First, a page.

Las Vegas Sun

January 19, 2018

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Nevada political roundup: Bank failure, energy agenda

WASHINGTON -- Early Liners: Lots of weekend wrapping up to do, so let’s get to it.

One of the eye-catching stories over the weekend was the announcement that federal regulators were taking over 1st National Bank of Nevada. The bank, which has 10 branches in Nevada, including five in Las Vegas, is open for business this morning.

As the nation endures the economic downturn, Nevada has been experiencing its own economic grief with rising unemployment and the nation's worst foreclosure rate.

The Associated Press reports the bank failure was the first for Nevada since Frontier Savings Association in Las Vegas closed in late 1990.

The AP quoted Bill Uffelman of the Nevada Bankers Association saying the federal action "is a reflection of the times for the banks. It's a poor economy." He described 1st National Bank of Nevada as being in the top half of banks in the state.

The closure is one of seven FDIC-insured bank closures around the country this year.

Other good reads if you didn’t pick up the papers this weekend:

-- In politics, there may be no such thing as a Black-Hispanic rivalry, says Timothy Pratt in today’s Sun. Multiple polls now show Hispanics prefer the presumed Democratic presidential nominee, Barack Obama, to the Republican John McCain almost 2-to-1.

-- Even Elko, the state’s Republican stronghold, is souring on the governor, writes the Sun’s J. Patrick Coolican.

-- How about a full-time Clark County Commission?

-- Republican Sen. John Ensign is taking his anti-union message to the bank. Ensign says the No. 1 fundraising issue as he makes the rounds in his job as chairman of the committee trying to elect Republicans to the Senate this fall is the prospect of unions being able organize via the card-check system rather than secret ballot. The Sun’s Michael Mishak has the story.

-- Ensign emerged as the only lawmaker in the Nevada delegation to vote against the housing rescue package now headed for President Bush’s signature. After voting Saturday during a rare weekend Senate session, he said the bill is “dumping the burden onto the taxpayer and bailing out a lot of irresponsible lenders.”

And from the out-of-towners:

The New York Times Magazine on Sunday offered a photo essay on the women and girls of a Fundamental Latter-day Saints group in Texas, whose compound was raided by federal authorities earlier this year. Sen. Harry Reid testified on the Hill last week that polygamous communities operate in many ways like organized crime syndicates and should be targeted by law enforcement accordingly.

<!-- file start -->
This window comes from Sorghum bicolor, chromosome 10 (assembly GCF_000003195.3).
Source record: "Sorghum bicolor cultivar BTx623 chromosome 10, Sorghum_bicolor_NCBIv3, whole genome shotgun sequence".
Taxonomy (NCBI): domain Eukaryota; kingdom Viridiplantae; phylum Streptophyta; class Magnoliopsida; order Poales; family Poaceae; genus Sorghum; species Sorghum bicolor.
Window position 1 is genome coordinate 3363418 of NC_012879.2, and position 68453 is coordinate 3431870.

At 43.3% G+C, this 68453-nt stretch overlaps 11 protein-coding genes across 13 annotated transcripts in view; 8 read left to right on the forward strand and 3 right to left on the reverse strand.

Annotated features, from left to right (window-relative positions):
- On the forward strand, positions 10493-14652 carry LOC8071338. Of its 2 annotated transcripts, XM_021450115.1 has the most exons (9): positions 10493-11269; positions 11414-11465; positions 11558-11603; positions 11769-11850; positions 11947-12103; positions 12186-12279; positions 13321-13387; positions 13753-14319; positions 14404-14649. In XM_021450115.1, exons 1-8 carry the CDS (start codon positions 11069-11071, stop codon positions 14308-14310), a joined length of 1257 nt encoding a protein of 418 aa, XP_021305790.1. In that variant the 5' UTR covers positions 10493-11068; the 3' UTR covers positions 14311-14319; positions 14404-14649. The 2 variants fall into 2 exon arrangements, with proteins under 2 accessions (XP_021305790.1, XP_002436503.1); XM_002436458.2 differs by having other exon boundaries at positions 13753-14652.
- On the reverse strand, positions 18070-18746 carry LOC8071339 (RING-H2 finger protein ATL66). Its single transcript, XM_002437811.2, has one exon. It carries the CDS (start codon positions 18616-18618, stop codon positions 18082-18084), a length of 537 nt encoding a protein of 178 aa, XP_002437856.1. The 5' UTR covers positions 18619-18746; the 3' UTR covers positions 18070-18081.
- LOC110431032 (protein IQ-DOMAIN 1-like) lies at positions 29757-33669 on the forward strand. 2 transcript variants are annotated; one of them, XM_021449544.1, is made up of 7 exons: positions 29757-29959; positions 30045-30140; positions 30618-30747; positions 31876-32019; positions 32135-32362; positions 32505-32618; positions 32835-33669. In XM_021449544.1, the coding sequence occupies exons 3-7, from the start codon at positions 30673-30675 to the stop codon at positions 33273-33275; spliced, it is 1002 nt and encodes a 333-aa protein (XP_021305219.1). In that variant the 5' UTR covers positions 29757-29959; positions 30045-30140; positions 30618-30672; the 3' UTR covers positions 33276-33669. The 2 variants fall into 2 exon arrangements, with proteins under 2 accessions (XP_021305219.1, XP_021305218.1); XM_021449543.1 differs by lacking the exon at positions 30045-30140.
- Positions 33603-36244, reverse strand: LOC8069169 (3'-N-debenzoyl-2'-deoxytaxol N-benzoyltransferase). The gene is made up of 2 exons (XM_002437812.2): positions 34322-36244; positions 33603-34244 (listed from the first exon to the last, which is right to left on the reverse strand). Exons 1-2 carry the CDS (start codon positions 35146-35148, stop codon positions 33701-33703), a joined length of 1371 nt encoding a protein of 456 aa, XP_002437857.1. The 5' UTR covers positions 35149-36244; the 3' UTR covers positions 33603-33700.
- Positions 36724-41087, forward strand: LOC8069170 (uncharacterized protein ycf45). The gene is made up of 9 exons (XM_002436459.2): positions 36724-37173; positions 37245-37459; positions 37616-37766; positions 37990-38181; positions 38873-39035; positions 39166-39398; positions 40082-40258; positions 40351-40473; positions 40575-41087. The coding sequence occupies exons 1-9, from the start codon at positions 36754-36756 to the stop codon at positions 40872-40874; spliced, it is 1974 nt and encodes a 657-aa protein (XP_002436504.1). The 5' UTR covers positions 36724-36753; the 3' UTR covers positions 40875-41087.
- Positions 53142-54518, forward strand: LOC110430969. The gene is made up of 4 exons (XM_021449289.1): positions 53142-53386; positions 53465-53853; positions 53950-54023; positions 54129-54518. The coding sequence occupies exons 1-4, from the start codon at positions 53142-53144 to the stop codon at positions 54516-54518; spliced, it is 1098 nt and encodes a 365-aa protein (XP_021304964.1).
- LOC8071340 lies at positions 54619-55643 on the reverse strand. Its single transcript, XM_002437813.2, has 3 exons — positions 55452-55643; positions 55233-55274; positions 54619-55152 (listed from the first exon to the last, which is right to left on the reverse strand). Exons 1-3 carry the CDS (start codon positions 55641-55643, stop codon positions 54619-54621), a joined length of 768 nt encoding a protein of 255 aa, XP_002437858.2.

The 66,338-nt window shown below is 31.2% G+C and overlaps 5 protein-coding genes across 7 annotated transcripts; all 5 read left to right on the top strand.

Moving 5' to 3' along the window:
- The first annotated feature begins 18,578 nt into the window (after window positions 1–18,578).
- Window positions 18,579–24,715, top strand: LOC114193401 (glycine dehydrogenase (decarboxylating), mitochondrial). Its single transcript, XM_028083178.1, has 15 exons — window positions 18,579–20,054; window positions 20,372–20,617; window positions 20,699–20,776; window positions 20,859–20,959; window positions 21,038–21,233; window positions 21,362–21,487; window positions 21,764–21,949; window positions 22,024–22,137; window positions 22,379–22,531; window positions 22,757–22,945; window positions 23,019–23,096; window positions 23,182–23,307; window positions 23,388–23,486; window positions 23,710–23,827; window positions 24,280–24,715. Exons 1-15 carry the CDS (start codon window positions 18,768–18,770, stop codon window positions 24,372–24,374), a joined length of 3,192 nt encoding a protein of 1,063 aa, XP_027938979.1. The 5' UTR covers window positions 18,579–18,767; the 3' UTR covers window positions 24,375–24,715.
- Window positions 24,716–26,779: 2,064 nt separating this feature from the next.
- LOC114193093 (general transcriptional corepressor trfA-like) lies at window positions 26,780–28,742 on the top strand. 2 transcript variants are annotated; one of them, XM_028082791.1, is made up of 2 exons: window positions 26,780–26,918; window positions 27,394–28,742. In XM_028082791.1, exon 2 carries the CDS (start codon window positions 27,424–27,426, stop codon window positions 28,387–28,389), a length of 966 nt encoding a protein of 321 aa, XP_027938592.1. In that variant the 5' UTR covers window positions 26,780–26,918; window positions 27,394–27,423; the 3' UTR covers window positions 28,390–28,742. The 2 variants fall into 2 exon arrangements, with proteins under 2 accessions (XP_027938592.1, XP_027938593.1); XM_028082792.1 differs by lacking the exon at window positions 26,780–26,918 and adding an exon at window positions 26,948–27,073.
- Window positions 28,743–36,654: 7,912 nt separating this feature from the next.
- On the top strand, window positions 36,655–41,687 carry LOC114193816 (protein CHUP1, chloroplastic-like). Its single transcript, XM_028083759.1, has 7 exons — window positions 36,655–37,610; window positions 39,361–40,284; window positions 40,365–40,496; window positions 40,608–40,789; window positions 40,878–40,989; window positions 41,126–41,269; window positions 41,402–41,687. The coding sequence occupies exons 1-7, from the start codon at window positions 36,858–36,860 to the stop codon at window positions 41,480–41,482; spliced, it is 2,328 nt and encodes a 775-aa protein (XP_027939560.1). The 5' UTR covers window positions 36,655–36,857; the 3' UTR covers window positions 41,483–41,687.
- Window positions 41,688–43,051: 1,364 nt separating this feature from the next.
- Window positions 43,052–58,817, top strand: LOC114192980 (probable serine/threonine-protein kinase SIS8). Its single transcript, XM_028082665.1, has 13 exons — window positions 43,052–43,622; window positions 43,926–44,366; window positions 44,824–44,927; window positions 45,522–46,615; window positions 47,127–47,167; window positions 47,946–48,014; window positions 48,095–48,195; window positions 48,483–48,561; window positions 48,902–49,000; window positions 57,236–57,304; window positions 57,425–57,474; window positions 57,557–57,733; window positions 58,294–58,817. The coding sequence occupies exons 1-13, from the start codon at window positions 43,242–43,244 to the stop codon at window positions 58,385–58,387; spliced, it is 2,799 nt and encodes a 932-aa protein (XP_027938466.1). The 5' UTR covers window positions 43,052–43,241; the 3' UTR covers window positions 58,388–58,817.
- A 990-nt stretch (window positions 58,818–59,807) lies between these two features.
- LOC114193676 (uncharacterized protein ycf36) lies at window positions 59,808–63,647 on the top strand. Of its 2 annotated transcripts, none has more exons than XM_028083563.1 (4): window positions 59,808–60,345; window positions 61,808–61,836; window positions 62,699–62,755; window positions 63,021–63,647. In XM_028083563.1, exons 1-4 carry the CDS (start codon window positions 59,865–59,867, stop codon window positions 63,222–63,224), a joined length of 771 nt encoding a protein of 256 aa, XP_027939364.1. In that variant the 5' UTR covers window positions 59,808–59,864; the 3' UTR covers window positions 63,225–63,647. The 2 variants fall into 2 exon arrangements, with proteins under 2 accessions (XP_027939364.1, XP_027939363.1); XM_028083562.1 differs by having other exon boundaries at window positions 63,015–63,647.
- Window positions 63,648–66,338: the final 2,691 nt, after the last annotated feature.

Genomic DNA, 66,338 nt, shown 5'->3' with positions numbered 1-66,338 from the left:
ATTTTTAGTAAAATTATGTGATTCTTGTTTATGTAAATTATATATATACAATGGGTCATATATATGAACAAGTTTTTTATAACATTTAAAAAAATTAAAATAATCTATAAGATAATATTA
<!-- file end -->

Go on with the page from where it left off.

To watch this week:

As economic worries worsen, the pain at the pump seems to be the only thing Republicans want to talk about in Washington.

Republicans are vowing to halt action on other bills and halt adjournment for the traditional August recess unless they get a chance to vote on their proposal, which includes drilling offshore. Democrats oppose opening the coastal and Gulf waters to more drilling than is already allowed.

Both parties have common goals for increasing renewable energy development and promoting conservation, but the political environment does not bode well for deal-making.

As the Washington Post reported Sunday, "Four-dollar-a-gallon gas has done something that few Republicans thought possible just a few months ago: given them hope ... think they have found their best political issue of the 2008 campaign."

Democrats are unconvinced Republicans have the upper hand on energy issues and are trying to take it on as their own.

This morning, State Sen. Dina Titus, who is challenging Republican Rep. Jon Porter for his 3rd District congressional seat, unveiled her energy agenda in Henderson.

In a twist, the Republican version of the House bill is packed with pro-nuclear provisions that Nevada's anti-Yucca Mountain lawmakers will need to assess.

Also, the Washington Post and others have featured the parliamentary showdown coming between Reid and conservative Oklahoma Republican Sen. Tom Coburn.

Coburn, a physician known on the Hill as “Dr. No,” is blocking dozens of popular bills he sees as wasteful government spending. We wrote about his efforts to block a popular public lands bill earlier this year. The bills have already passed the House, and there appears to be ample support among Coburn's fellow Republicans to pass the bills. Reid has devised a maneuver to try to make it so.

As with any good showdown, we'll be watching to see who blinks.

There's the weekend wrap. Check back later today for updates.

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